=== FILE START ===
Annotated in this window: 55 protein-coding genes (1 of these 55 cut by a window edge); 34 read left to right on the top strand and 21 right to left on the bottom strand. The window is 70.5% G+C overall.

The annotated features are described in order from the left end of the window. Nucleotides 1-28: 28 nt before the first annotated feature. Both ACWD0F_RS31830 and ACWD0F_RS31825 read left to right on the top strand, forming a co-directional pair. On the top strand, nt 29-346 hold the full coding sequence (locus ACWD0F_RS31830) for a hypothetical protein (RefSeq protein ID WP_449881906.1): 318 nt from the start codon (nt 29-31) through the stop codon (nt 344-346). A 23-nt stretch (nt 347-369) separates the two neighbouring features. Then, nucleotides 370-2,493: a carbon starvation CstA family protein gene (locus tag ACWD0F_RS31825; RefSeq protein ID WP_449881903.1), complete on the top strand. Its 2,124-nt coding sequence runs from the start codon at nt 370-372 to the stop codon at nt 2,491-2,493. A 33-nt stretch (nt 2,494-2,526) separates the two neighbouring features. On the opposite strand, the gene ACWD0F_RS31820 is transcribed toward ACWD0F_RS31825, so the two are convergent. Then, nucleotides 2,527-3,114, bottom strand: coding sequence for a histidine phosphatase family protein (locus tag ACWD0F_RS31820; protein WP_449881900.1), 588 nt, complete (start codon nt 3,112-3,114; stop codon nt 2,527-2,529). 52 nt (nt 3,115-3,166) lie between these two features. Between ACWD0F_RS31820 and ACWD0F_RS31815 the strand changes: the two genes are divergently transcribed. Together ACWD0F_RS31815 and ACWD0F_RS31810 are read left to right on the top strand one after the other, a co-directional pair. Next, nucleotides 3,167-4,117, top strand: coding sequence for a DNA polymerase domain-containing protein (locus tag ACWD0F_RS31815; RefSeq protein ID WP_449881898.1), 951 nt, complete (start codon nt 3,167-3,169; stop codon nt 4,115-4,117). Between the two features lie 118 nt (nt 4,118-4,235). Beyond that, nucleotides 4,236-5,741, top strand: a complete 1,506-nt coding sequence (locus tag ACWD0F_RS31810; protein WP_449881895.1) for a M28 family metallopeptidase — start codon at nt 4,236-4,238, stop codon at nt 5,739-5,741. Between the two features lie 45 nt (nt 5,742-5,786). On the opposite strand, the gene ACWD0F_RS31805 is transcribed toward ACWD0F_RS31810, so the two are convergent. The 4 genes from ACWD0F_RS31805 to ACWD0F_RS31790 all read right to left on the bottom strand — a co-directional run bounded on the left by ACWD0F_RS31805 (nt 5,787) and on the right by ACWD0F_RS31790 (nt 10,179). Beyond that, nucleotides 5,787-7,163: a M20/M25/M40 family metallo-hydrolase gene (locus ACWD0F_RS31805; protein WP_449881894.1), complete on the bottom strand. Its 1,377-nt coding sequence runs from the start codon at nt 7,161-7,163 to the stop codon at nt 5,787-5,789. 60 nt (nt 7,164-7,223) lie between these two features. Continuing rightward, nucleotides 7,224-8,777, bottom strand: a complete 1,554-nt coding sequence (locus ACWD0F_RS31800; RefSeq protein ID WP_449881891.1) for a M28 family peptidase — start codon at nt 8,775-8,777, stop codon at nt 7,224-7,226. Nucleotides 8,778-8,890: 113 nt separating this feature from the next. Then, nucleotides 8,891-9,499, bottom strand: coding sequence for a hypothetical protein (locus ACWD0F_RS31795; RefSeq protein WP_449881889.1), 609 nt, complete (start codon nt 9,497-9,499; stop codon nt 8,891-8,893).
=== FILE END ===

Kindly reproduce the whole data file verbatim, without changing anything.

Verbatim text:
Annotated in this window: 55 protein-coding genes (1 of these 55 cut by a window edge); 34 read left to right on the top strand and 21 right to left on the bottom strand. The window is 70.5% G+C overall.

The annotated features are described in order from the left end of the window. Nucleotides 1-28: 28 nt before the first annotated feature. Both ACWD0F_RS31830 and ACWD0F_RS31825 read left to right on the top strand, forming a co-directional pair. On the top strand, nt 29-346 hold the full coding sequence (locus ACWD0F_RS31830) for a hypothetical protein (RefSeq protein ID WP_449881906.1): 318 nt from the start codon (nt 29-31) through the stop codon (nt 344-346). A 23-nt stretch (nt 347-369) separates the two neighbouring features. Then, nucleotides 370-2,493: a carbon starvation CstA family protein gene (locus tag ACWD0F_RS31825; RefSeq protein ID WP_449881903.1), complete on the top strand. Its 2,124-nt coding sequence runs from the start codon at nt 370-372 to the stop codon at nt 2,491-2,493. A 33-nt stretch (nt 2,494-2,526) separates the two neighbouring features. On the opposite strand, the gene ACWD0F_RS31820 is transcribed toward ACWD0F_RS31825, so the two are convergent. Then, nucleotides 2,527-3,114, bottom strand: coding sequence for a histidine phosphatase family protein (locus tag ACWD0F_RS31820; protein WP_449881900.1), 588 nt, complete (start codon nt 3,112-3,114; stop codon nt 2,527-2,529). 52 nt (nt 3,115-3,166) lie between these two features. Between ACWD0F_RS31820 and ACWD0F_RS31815 the strand changes: the two genes are divergently transcribed. Together ACWD0F_RS31815 and ACWD0F_RS31810 are read left to right on the top strand one after the other, a co-directional pair. Next, nucleotides 3,167-4,117, top strand: coding sequence for a DNA polymerase domain-containing protein (locus tag ACWD0F_RS31815; RefSeq protein ID WP_449881898.1), 951 nt, complete (start codon nt 3,167-3,169; stop codon nt 4,115-4,117). Between the two features lie 118 nt (nt 4,118-4,235). Beyond that, nucleotides 4,236-5,741, top strand: a complete 1,506-nt coding sequence (locus tag ACWD0F_RS31810; protein WP_449881895.1) for a M28 family metallopeptidase — start codon at nt 4,236-4,238, stop codon at nt 5,739-5,741. Between the two features lie 45 nt (nt 5,742-5,786). On the opposite strand, the gene ACWD0F_RS31805 is transcribed toward ACWD0F_RS31810, so the two are convergent. The 4 genes from ACWD0F_RS31805 to ACWD0F_RS31790 all read right to left on the bottom strand — a co-directional run bounded on the left by ACWD0F_RS31805 (nt 5,787) and on the right by ACWD0F_RS31790 (nt 10,179). Beyond that, nucleotides 5,787-7,163: a M20/M25/M40 family metallo-hydrolase gene (locus ACWD0F_RS31805; protein WP_449881894.1), complete on the bottom strand. Its 1,377-nt coding sequence runs from the start codon at nt 7,161-7,163 to the stop codon at nt 5,787-5,789. 60 nt (nt 7,164-7,223) lie between these two features. Continuing rightward, nucleotides 7,224-8,777, bottom strand: a complete 1,554-nt coding sequence (locus ACWD0F_RS31800; RefSeq protein ID WP_449881891.1) for a M28 family peptidase — start codon at nt 8,775-8,777, stop codon at nt 7,224-7,226. Nucleotides 8,778-8,890: 113 nt separating this feature from the next. Then, nucleotides 8,891-9,499, bottom strand: coding sequence for a hypothetical protein (locus ACWD0F_RS31795; RefSeq protein WP_449881889.1), 609 nt, complete (start codon nt 9,497-9,499; stop codon nt 8,891-8,893).